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California Native Plant Society

Santa Clara Valley Chapter

California Native Trees for the Landscape

There are many California native trees that work well in landscapes. Our locally native trees deserve to be cultivated more often in the San Francisco Bay area, and this list focuses primarily on them. They are well adapted to our climate and soils and provide special value for wildlife. For more information about these trees, please visit calscape.org.

Trees 20 Feet and Under

Blue Elderberry (Sambucus nigra ssp. caerulea) is a fast growing deciduous tree with summer fruit that attract a wider range of birds than any other tree. Songbirds favor it highly for food and nesting. It is easy to grow and can adapt to both dry and moist conditions. It is very amenable to pruning.

Cercis occidentalis (Western Redbud)Western Redbud (Cercis occidentalis) is a deciduous tree that is covered in stunning pink flowers just before leaf emergence in the spring. It is a small tree - growing up to 20' and is fairly tolerant of a wide variety of soils, including clay. While not locally native, it grows well in the Bay Area. There are some beautiful specimens growing near the CNPS SCV Nursery at Hidden Villa in Los Altos Hills.

Arctostaphylos 'Dr. Hurd' (Dr. Hurd Manzanita) is a lovely choice if you need a small tree. While most manzanitas are closer to shrub in size, this is one of the tallest and can grow up to 15' tall (and wide). It originated in a garden in Portola Valley and does well in a wide variety of garden situations.

Ceanothus 'Ray Hartman' can grow up to 20' and is covered in beautiful blue flowers in early spring. It grows fairly quickly and is a good choice if you need a small, well-behaved tree. It can also be trained as a large shrub.

Western Mountain Mahogany (Cercocarpus betuloides) is found through much of the state. It can reach 15-20’. It can be trained into a single-trunked tree, but is often shrub-like in form with several main trunks when left to grow freely. In late spring, this small tree is covered with 1 - 2 inch long spiral seed heads which appear silver in the afternoon light.

The California Scrub Oak (Quercus berberidifolia) is a small oak that can reach up to 20'. However it grows very slowly, and is usually found as a small, compact shrub. A good choice for those who do not have the space for one of the larger oaks. Can be difficult to find in nurseries.  Learn why it's important to plant oaks.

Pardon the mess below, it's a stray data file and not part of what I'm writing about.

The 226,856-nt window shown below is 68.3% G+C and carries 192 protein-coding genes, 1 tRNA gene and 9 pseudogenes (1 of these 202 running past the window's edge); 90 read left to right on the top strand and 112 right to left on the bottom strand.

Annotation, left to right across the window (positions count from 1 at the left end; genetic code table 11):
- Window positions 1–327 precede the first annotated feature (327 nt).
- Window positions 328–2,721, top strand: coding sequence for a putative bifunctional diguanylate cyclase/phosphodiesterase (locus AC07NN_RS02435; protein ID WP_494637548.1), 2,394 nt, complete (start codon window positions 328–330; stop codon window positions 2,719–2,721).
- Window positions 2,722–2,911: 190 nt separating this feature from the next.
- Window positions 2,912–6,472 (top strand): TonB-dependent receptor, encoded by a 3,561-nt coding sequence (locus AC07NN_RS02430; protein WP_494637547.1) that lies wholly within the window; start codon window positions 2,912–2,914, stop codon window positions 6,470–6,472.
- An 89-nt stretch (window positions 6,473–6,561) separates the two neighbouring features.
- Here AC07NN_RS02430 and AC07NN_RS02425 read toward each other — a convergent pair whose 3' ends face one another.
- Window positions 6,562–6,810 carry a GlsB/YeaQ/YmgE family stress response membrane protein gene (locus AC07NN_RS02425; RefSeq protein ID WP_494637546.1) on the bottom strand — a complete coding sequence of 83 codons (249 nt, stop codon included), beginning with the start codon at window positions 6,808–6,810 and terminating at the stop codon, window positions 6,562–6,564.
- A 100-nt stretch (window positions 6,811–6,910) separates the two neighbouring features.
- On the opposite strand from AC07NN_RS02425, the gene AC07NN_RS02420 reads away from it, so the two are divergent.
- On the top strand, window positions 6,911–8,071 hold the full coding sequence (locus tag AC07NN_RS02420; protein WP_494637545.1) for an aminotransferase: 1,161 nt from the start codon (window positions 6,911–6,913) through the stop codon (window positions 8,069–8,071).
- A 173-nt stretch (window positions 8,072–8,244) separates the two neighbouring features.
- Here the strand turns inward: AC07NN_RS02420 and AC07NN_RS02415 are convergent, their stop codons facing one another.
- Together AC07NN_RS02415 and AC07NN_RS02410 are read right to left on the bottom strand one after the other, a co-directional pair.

Trees Over 20 Feet

Valley oak (Quercus lobata) and coast live oak (Quercus agrifolia) grow fairly quickly and are easy to cultivate. Another wonderful local oak is canyon live oak (Quercus chrysolepis). This is the most widely distributed of our native oaks in California.While ancient trees which grew to maturity under summer dry conditions may resent summer irrigation, young oaks adapt to garden watering. Indeed, under garden conditions seedling oaks may reach 25 feet in ten years--they actually grow faster than many commonly planted trees! Learn why it's important to plant oaks.

Hollyleaf Cherry (Prunus ilicifolia) is a pretty evergreen tree with leaves that look similar to holly. It has pretty white flower clusters in the spring followed by small cherries with large pits that are popular with birds. It can grow up to 50' tall.

California Buckeye (Aesculus californica) is a beautiful tree with spectacular flower clusters in late winter and early spring. While it can grow up to 40' tall, it grows quite slowly, making it practical for even smaller gardens. Read this wonderful article about buckeyes by Roger Raiche to learn more about this lovely tree.

The California Bay Laurel (Umbellularia californica) becomes a stately evergreen tree that can reach 60'. Its fragrant leaves can be used in cooking (although in smaller quantities than its Mediterranean relative, the bay tree). It releases chemicals that supress other plants from growing, so it should not be siturated where understory plantings are desired.

The Pacific madrone (Arbutus menziesii) is one of the world's most beautiful broadleaf evergreen trees. It can grow up to 100', but is more commonly 25-40' in dry conditions. It be challenging to cultivate in a home garden, but it is a spectactular addition to the garden for those who are fortunate enough to grow it successfully.

Big-leaf maple (Acer macrophyllum) is very attractive, but it needs some moisture and does well when planted close to a water source.  It can grow over 65' tall so be sure to plant it where there is enough space because it is fast growing in the right conditions.

The coast redwood is met with too often in cultivation locally. It does best when planted in cool areas with significant fog drip. The temptation to plant this tree in dry inland areas has resulted in many dead or dying trees. Unless you live in an area where these trees grow naturally, resist the urge to plant one.